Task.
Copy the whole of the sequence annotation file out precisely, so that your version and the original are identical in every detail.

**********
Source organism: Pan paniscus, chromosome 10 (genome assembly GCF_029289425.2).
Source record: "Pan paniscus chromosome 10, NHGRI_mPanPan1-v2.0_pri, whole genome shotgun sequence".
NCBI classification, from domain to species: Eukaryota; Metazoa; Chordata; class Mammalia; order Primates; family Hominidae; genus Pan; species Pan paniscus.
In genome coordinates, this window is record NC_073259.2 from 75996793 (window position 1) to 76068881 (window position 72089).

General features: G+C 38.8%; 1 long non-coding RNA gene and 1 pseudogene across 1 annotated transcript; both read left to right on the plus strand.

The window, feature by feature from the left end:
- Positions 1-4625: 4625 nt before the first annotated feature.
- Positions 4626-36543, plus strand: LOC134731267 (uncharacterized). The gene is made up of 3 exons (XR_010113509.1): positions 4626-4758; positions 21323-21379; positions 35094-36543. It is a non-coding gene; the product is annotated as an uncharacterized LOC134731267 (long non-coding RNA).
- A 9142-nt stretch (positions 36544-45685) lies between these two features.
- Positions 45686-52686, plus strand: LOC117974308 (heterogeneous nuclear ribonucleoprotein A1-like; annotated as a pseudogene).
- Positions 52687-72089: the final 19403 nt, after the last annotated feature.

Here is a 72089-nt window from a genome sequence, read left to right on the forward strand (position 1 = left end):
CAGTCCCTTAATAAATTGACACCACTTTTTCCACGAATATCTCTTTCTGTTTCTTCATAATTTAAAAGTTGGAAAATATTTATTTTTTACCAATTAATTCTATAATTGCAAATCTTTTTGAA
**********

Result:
Source organism: Pan paniscus, chromosome 10 (genome assembly GCF_029289425.2).
Source record: "Pan paniscus chromosome 10, NHGRI_mPanPan1-v2.0_pri, whole genome shotgun sequence".
NCBI classification, from domain to species: Eukaryota; Metazoa; Chordata; class Mammalia; order Primates; family Hominidae; genus Pan; species Pan paniscus.
In genome coordinates, this window is record NC_073259.2 from 75996793 (window position 1) to 76068881 (window position 72089).

General features: G+C 38.8%; 1 long non-coding RNA gene and 1 pseudogene across 1 annotated transcript; both read left to right on the plus strand.

The window, feature by feature from the left end:
- Positions 1-4625: 4625 nt before the first annotated feature.
- Positions 4626-36543, plus strand: LOC134731267 (uncharacterized). The gene is made up of 3 exons (XR_010113509.1): positions 4626-4758; positions 21323-21379; positions 35094-36543. It is a non-coding gene; the product is annotated as an uncharacterized LOC134731267 (long non-coding RNA).
- A 9142-nt stretch (positions 36544-45685) lies between these two features.
- Positions 45686-52686, plus strand: LOC117974308 (heterogeneous nuclear ribonucleoprotein A1-like; annotated as a pseudogene).
- Positions 52687-72089: the final 19403 nt, after the last annotated feature.

Here is a 72089-nt window from a genome sequence, read left to right on the forward strand (position 1 = left end):
CAGTCCCTTAATAAATTGACACCACTTTTTCCACGAATATCTCTTTCTGTTTCTTCATAATTTAAAAGTTGGAAAATATTTATTTTTTACCAATTAATTCTATAATTGCAAATCTTTTTGAA